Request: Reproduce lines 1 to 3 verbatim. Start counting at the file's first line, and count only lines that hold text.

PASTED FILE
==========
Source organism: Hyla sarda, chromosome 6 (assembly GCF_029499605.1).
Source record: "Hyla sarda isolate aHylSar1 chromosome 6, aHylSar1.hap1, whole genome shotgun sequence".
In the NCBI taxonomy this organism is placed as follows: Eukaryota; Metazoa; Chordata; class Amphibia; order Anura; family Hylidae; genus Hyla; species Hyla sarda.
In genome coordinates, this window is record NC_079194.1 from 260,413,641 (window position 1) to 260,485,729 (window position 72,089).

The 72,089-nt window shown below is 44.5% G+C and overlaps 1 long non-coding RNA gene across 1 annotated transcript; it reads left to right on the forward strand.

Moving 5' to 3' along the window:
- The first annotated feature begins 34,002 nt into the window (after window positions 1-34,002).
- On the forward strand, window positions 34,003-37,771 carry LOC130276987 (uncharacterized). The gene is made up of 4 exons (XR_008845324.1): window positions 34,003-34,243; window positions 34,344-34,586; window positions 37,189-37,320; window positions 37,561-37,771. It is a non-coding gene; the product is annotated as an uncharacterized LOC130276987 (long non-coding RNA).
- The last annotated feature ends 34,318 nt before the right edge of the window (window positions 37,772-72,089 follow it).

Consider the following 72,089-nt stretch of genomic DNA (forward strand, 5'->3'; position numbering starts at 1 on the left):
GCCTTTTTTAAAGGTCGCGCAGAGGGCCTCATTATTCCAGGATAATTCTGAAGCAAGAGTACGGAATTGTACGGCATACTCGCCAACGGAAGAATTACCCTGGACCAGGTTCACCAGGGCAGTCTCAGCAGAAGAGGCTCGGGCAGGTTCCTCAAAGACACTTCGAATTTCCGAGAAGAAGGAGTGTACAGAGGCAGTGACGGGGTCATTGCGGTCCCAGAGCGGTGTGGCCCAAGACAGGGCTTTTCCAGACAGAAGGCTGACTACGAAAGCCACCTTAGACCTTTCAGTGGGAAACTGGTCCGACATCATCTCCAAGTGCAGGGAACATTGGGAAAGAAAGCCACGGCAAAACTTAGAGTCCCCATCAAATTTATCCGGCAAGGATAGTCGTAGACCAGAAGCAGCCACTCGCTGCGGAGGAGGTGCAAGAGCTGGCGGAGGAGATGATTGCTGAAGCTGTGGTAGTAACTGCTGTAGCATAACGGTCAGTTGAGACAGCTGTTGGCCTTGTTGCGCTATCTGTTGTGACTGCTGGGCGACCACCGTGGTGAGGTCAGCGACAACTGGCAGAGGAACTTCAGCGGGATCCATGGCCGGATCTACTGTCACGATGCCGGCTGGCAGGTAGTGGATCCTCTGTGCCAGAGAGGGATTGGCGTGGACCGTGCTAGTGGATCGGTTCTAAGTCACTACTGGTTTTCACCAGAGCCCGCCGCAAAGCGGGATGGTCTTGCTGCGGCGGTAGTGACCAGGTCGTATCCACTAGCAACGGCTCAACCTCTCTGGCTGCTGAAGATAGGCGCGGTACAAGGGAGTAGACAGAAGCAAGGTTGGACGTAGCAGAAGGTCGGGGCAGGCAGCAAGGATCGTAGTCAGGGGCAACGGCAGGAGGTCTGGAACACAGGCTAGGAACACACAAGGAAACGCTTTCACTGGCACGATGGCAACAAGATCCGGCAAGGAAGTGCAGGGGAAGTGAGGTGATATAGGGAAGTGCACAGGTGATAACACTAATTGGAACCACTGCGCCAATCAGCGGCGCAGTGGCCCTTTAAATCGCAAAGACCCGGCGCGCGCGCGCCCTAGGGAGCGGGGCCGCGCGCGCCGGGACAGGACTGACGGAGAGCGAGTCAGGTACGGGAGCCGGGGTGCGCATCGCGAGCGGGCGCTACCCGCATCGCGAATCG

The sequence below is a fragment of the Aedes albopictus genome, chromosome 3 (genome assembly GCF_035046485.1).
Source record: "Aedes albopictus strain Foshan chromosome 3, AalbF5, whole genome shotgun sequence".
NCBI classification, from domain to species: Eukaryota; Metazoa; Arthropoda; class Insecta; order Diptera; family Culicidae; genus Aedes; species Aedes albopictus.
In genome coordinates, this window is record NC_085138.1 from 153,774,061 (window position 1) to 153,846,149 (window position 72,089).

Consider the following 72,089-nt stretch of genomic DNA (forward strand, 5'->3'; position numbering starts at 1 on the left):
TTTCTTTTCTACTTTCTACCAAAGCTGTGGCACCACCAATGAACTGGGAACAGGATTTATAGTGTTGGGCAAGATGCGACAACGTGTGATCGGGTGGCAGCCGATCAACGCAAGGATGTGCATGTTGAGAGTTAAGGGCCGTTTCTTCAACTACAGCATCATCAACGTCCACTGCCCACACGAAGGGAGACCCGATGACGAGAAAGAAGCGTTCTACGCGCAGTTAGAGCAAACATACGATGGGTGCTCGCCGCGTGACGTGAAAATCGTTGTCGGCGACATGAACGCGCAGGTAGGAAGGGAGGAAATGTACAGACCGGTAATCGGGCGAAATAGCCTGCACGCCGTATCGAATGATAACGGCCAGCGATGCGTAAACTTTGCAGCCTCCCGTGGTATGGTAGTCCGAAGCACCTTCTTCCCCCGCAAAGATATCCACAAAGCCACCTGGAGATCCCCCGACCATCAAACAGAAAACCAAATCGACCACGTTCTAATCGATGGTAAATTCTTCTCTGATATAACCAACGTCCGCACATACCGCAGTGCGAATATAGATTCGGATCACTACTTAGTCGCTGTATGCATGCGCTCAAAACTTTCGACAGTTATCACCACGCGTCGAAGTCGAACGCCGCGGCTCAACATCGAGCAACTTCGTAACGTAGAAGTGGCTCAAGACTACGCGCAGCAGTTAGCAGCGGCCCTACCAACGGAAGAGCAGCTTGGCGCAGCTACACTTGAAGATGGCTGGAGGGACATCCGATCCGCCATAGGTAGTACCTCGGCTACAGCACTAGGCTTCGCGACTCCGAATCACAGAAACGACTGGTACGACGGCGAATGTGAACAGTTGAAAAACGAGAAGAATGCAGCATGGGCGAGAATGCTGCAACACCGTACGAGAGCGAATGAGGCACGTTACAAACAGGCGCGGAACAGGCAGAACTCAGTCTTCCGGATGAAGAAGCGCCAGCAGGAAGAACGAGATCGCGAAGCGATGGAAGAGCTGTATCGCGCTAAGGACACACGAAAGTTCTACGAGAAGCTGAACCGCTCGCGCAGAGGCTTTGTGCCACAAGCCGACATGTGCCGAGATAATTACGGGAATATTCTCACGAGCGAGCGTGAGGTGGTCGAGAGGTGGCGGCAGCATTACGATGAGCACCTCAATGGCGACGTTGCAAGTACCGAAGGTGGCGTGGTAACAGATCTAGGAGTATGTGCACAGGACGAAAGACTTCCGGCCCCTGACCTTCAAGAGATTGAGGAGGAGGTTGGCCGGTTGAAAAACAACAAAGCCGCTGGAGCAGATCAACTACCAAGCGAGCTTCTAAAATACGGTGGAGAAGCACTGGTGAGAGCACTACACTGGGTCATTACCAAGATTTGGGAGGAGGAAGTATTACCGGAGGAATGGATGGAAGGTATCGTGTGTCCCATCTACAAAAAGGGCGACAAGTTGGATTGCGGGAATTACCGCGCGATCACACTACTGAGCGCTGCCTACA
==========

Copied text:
Source organism: Hyla sarda, chromosome 6 (assembly GCF_029499605.1).
Source record: "Hyla sarda isolate aHylSar1 chromosome 6, aHylSar1.hap1, whole genome shotgun sequence".
In the NCBI taxonomy this organism is placed as follows: Eukaryota; Metazoa; Chordata; class Amphibia; order Anura; family Hylidae; genus Hyla; species Hyla sarda.